On Monday, EMC began offering its new top-end Symmetrix 8830 storage system, with an emphasis on consolidation to connect it to as many servers as possible. On Tuesday, NetApp will announce its F880 and a strategy of distributing data across the globe that contrasts sharply with EMC's philosophy of centralization.
Although EMC and NetApp increasingly are competing against each other, the companies generally sell different types of storage devices.
EMC's products connect to mainframes and other high-end servers and typically house data for large databases. NetApp's lower-end machines are used for tasks such as housing e-mail messages, financial information or medical data accessed over company networks. Whereas EMC's Symmetrix price tag can soar into the millions of dollars, NetApp's top-end products only exceed $1 million in their most expensive configurations, NetApp executives say.
EMC has been focusing on large, centralized systems that are in the core of businesses' computer networks, highlighting its new 8830 as a way to achieve "hyperconsolidation," or the combining of disparate data-storage systems into fewer, higher-capacity systems. NetApp, by contrast, emphasizes its "global data fabric," which combines larger, centralized storage systems with software that can spread it to smaller ones across the network but closer to the people who need the information.
In practice, the companies' philosophies aren't as far apart as they appear, Illuminata analyst John Webster said, because NetApp still needs centralized storage and EMC's products accommodate the need to distribute information.
The new products come at a critical juncture for the storage industry, with growing competition, economic troubles and shifting approaches to storage.
On the rival front, EMC is dealing with major competition from established giants such as Hitachi Data Systems, Hewlett-Packard, IBM and Sun Microsystems. NetApp faces those competitors and more. And storage start-ups such as Rhapsody Networks, Nishan Systems and 3Ware are still cropping up despite the difficult economic environment.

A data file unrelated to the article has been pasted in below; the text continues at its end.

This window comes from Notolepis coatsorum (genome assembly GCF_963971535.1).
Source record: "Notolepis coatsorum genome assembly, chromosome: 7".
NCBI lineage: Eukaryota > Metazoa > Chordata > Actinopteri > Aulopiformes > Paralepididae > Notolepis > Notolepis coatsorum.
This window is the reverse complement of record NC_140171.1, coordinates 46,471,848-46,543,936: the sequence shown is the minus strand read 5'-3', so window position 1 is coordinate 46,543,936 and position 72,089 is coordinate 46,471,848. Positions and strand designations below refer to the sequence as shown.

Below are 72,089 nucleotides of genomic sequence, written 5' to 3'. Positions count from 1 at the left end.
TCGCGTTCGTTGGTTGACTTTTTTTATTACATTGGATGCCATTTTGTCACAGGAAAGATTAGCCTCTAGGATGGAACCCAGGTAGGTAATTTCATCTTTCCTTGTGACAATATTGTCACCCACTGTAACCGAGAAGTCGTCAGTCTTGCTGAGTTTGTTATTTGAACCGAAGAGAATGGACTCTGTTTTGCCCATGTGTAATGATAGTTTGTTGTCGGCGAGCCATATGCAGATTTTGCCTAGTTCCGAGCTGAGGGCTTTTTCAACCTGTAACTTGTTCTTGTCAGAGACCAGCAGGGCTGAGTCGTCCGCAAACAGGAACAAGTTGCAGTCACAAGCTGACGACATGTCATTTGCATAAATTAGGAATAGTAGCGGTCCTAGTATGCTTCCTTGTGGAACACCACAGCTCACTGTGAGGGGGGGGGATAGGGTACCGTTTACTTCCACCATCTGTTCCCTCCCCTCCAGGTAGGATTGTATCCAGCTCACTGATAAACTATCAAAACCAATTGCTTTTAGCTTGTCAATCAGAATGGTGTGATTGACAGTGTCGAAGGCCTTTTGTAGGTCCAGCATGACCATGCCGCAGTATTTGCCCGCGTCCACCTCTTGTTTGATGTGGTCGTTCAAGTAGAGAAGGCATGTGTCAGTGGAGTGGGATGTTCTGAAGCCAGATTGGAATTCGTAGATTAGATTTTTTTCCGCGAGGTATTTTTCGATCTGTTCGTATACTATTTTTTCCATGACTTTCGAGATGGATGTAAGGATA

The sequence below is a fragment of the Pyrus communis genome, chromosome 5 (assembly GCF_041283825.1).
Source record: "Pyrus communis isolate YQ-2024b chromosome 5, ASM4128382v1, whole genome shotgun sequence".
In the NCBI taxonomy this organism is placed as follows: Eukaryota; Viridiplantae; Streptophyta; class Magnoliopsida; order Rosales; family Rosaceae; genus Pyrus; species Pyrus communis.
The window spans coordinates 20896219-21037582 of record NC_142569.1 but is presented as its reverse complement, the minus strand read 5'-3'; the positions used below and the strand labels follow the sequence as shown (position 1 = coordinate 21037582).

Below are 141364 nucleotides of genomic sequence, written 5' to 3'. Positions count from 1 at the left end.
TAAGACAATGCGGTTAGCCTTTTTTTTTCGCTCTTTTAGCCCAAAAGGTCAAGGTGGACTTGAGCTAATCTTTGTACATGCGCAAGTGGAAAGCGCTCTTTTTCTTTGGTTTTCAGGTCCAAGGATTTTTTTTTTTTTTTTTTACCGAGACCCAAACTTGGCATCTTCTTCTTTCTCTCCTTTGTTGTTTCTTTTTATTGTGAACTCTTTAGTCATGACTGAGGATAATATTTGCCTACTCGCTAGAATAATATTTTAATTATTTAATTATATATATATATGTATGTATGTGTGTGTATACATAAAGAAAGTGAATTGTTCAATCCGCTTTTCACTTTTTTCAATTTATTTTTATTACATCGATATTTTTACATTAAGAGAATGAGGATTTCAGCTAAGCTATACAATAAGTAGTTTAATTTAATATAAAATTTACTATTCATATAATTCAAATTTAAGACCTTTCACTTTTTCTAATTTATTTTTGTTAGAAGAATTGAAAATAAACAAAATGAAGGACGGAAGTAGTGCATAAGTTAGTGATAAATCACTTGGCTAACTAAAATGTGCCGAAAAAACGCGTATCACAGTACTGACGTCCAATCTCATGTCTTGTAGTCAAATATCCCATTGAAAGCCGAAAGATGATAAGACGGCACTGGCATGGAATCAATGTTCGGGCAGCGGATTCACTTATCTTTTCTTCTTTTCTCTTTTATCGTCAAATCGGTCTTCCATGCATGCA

At the same time, the architectural underpinnings of high-end storage are shifting. A movement to use the Internet Protocol (IP) rather than the faster but more expensive Fibre Channel connection standard is gaining steam. At the same time, InfiniBand technology could lead to a third option. In addition, companies are trying to embrace storage "virtualization," in which the physical details of storage systems are hidden beneath a layer of software that frees administrators from having to worry so much about precisely which hard disk among hundreds is storing which information.
EMC is working on a virtualization strategy, said David Donatelli, the company's senior vice president of corporate marketing and new business development. EMC's next major upgrade will be of software not hardware, Donatelli said, and a feature called AutoIS will include virtualization abilities.
Still, circumstances have changed for EMC and NetApp in the last year, Webster said. While EMC products are under intense price pressure from competitors such as Hitachi Data Systems, NetApp actually has come out ahead overall because its storage systems are cheaper and less complex than some higher-end alternatives. "It's cheaper and easier," Webster said.
"People are unwilling to pay the price premium" for EMC systems, Webster asserted. A year ago, EMC Executive Chairman Mike Ruettgers said his company wasn't bothered by competitive pressures, but Webster observed that Monday's announcement was filled with comparisons with EMC competitors.
The new Symmetrix 8830 system can hold as much as 69.5 terabytes of data in a single refrigerator-size cabinet that contains many of Seagate's new 181.6GB Barracuda 180 disk drives. The 8830 also uses more and faster CPUs--up to 80 333MHz Power PC processors instead of the previous 32 266MHz models in the previous top-end Symmetrix 8730 model.
The new Symmetrix also can connect to as many as 96 servers simultaneously, and the 64GB of high-speed "cache" memory that stores incoming and outgoing data can be split into 16 separate partitions so that different servers are vying for the same memory access.
EMC also unveiled midrange 8530 and lower-end 8230 Symmetrix products Monday.
EMC asserts that its design makes its products superior to all rivals, including Hitachi's Lightning systems also sold by HP and Sun. Hitachi says its newer technology is better. "EMC's announcement is the last gasp of an ancient, dead-end architecture," the company said in a statement.
Donatelli responds that shifting to Hitachi?s newer architecture forced customers to change their software, whereas EMC's systems can be installed with no such disruption.
The new F880 from NetApp also has some major new hardware. It is the first multiprocessor system, the company said, and it uses faster Pentium III CPUs, leading to a much faster communication ability. Its total capacity of 9 terabytes is better than the 6 terabytes of its predecessor, the F840.
In "clustered" configurations that join two systems, the total capacity increases to 18 terabytes, said Ray Villeneuve, NetApp vice president of strategic marketing.
NetApp also upgraded software used to manage the entire suite of the company's products, from the F880 at the center to the systems that store data in more remote locations.
The F880 will increase some worries at EMC, Webster noted. The multiprocessor abilities of NetApp's new products make it better suited for the jobs such as housing databases that EMC systems are used for. And EMC's new least expensive Symmetrix models have some overlap with its lower-end Clariion line of storage products.